[¶ 18] "In construing a deed, the primary purpose is to ascertain and effectuate the grantor's intent, and deeds are construed in the same manner as contracts." Carkuff v. Balmer, 2011 ND 60, ¶ 8, 795 N.W.2d 303 (citing Williams Co. v. Hamilton, 427 N.W.2d 822, 823 (N.D. 1988) (internal quotations omitted)). "The construction of a written contract to determine its legal effect is a question of law for the court to decide and, on appeal, we independently examine and construe the contract to determine if the trial court erred in its contract interpretation." Moen v. Meidinger, 547 N.W.2d 544, 546 (N.D. 1996). "A court's primary goal in interpreting a contract is to ascertain the mutual intentions of the contracting parties." Id. If the language of the contract is clear and unambiguous, and the intent is apparent from its face, there is no room for further interpretation." Id. at 547. However, if reasonable arguments can be made for different positions as to the contract's meaning, then the contract is ambiguous. Id.
[¶ 19] In Williams Co. v. Hamilton, 427 N.W.2d 822, 824 (N.D. 1988), the North Dakota Supreme Court held that deeds identical to those at issue in this case and executed by the same grantor are ambiguous as a matter of law. The Court held that the insertion of the word "Royalty" into a mineral deed form created an ambiguity because rational contrary arguments could be made as to the meaning of the language contained in the deeds. Id. The Court also held that "Finlay's 'ambiguously expressed intentions, . . . are questions of fact to be determined with the aid of extrinsic evidence." Id. (quoting Bohn, 371 N.W.2d 781, 788 (N.D. 1985)) (emphasis added).
[¶ 20] In the present case, the district court agreed with the reasoning of this Court in Williams Co. and held as a matter of law that the deeds in question are ambiguous and that extrinsic evidence is necessary to ascertain the intentions of the parties to the deeds. (App. 14445). The key fact giving rise to the ambiguity is that the word "Royalty" was inserted into a deed form used to convey mineral interests. Because royalty interests and mineral interests are separate and distinct legal interests, and because rational arguments can be made in support of both potential interpretations, the deeds are ambiguous and the district court's conclusion to that effect is sound.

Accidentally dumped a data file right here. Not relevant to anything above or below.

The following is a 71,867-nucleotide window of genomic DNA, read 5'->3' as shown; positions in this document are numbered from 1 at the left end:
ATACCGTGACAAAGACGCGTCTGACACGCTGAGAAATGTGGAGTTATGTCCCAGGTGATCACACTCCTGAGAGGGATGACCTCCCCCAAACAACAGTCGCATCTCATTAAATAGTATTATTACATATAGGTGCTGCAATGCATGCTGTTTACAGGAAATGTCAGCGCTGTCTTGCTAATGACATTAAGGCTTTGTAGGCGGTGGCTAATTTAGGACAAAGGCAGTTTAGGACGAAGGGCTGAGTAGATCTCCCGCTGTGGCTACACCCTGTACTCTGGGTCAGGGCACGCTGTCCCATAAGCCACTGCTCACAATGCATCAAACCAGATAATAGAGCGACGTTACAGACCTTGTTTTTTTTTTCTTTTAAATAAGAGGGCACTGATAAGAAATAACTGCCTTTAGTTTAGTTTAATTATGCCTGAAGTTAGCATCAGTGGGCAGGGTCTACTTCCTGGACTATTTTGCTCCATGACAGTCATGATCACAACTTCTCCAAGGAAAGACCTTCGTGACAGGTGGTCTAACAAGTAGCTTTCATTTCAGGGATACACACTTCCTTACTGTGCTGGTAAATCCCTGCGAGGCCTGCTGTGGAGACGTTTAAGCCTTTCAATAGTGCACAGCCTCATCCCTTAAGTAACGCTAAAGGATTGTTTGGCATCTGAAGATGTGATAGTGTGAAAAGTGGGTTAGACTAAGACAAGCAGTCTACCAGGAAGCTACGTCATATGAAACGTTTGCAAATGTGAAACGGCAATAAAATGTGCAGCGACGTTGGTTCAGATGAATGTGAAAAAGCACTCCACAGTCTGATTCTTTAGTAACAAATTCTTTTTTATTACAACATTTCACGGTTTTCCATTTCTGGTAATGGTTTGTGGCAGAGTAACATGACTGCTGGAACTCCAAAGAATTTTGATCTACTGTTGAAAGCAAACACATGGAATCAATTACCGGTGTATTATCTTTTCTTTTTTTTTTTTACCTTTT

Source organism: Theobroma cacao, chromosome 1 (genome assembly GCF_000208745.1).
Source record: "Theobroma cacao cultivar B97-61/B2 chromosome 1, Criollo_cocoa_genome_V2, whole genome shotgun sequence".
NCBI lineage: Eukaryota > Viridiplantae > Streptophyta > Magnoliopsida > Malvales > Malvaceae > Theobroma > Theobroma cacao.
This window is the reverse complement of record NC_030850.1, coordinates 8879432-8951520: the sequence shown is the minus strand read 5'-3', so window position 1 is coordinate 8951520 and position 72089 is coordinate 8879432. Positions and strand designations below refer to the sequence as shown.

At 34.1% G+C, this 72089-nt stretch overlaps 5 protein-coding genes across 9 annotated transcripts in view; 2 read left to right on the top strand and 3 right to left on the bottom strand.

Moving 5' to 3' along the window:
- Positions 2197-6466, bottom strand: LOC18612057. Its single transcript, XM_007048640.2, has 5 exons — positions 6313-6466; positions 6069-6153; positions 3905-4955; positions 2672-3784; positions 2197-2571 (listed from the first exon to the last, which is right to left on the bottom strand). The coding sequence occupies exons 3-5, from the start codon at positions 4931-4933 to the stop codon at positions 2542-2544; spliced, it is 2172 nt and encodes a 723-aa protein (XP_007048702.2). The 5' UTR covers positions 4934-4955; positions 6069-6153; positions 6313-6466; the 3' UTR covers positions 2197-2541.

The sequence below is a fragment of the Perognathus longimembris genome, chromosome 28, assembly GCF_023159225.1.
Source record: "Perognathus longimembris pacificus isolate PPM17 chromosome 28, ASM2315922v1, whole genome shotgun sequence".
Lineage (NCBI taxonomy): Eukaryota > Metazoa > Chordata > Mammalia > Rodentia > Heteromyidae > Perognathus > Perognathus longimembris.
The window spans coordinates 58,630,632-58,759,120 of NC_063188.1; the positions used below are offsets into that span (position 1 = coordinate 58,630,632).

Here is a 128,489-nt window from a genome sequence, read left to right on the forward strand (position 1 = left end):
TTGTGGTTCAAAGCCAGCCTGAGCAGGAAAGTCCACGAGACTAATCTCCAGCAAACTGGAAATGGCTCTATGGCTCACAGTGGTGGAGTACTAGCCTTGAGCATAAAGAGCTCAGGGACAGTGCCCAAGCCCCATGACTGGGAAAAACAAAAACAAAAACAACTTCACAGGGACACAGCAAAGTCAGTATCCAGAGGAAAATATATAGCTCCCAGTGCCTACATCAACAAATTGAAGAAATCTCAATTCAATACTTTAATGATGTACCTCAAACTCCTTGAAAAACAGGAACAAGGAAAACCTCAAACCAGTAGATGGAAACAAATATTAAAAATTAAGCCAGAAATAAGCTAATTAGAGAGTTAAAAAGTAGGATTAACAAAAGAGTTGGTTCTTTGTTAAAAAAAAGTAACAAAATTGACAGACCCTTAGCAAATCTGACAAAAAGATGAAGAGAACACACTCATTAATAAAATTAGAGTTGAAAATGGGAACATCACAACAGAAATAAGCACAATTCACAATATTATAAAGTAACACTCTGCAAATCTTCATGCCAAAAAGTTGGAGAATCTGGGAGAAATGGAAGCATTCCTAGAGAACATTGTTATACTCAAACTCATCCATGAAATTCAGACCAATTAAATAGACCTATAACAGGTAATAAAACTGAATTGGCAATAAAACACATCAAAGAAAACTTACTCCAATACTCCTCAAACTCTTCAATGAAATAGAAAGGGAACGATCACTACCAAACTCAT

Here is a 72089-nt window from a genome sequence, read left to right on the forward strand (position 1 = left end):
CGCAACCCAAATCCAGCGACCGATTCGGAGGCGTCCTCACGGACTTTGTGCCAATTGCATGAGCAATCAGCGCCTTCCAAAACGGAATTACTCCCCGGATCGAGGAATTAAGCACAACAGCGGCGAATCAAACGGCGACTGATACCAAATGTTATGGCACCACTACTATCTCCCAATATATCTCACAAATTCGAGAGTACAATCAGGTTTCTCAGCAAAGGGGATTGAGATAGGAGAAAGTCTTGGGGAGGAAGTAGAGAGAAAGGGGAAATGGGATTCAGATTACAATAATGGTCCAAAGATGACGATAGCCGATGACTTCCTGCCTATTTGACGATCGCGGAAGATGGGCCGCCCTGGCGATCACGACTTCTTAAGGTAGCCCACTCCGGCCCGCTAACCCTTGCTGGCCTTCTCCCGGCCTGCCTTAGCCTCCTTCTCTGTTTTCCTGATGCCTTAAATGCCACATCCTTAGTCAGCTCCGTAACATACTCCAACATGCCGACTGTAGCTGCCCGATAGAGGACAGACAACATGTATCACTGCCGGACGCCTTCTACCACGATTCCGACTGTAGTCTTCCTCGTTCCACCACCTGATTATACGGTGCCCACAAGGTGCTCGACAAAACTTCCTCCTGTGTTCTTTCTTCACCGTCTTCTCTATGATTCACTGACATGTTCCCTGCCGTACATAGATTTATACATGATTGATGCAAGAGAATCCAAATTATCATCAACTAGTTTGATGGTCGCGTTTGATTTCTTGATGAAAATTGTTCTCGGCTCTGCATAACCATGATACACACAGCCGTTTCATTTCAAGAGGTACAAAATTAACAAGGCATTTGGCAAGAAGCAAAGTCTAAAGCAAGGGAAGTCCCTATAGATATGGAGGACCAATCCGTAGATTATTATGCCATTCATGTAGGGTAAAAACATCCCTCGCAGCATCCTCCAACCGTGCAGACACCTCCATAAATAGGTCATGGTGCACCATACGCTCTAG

[¶ 21] B. The district court erred by resolving a question of material fact in Plaintiff's favor when considering Plaintiff's Motion for Summary Judgment
[¶ 22] "Whether or not a contract is ambiguous is a question of law." Id. However, "[a] determination of ambiguity is but the starting point in the search for the parties' ambiguously expressed intentions, which are questions of fact to be determined with the aid of extrinsic evidence." Bohn, 371 N.W.2d at 788. "[T]he resolution of an ambiguity with extrinsic evidence requires the trier of fact to make a finding of fact." Bendish v. Castillo, 2012 ND 30, ¶16, 812 N.W.2d 398; Moen, 547 N.W.2d at 547.
[¶ 23] Because the deeds in question are ambiguous, Rowland offered extrinsic evidence to assist in ascertaining the true intent of the original parties to the deeds. (App. 119124). In his Brief in Resistance to Motion for Summary Judgment, Rowland provided several deeds, which he received from Finlay's original grantees, conveying full mineral interests. Id. Rowland argued that these subsequent deeds demonstrate the intent of Finlay's original grantees that they received full mineral interests, and not merely royalty interests. (App. 112). This evidence is particularly appropriate considering that, in Williams Co., the North Dakota Supreme Court stated that evidence to resolve the ambiguity could be found through evidence regarding Finlay's grantees. 427 N.W.2d at 824. The weight and effect of this extrinsic evidence should have been left to be decided by the trier of fact at trial; however, the district court took it upon itself to examine the extrinsic evidence and discern the truth of the parties' intent, despite ample case law prohibiting such findings of fact on motions for summary judgment. (App. 148150); Saltsman v. Sharp, 2011 ND 172, ¶ 18, 803 N.W.2d 553; Smetana, 2009 ND 74, ¶ 10, 764 N.W.2d 665.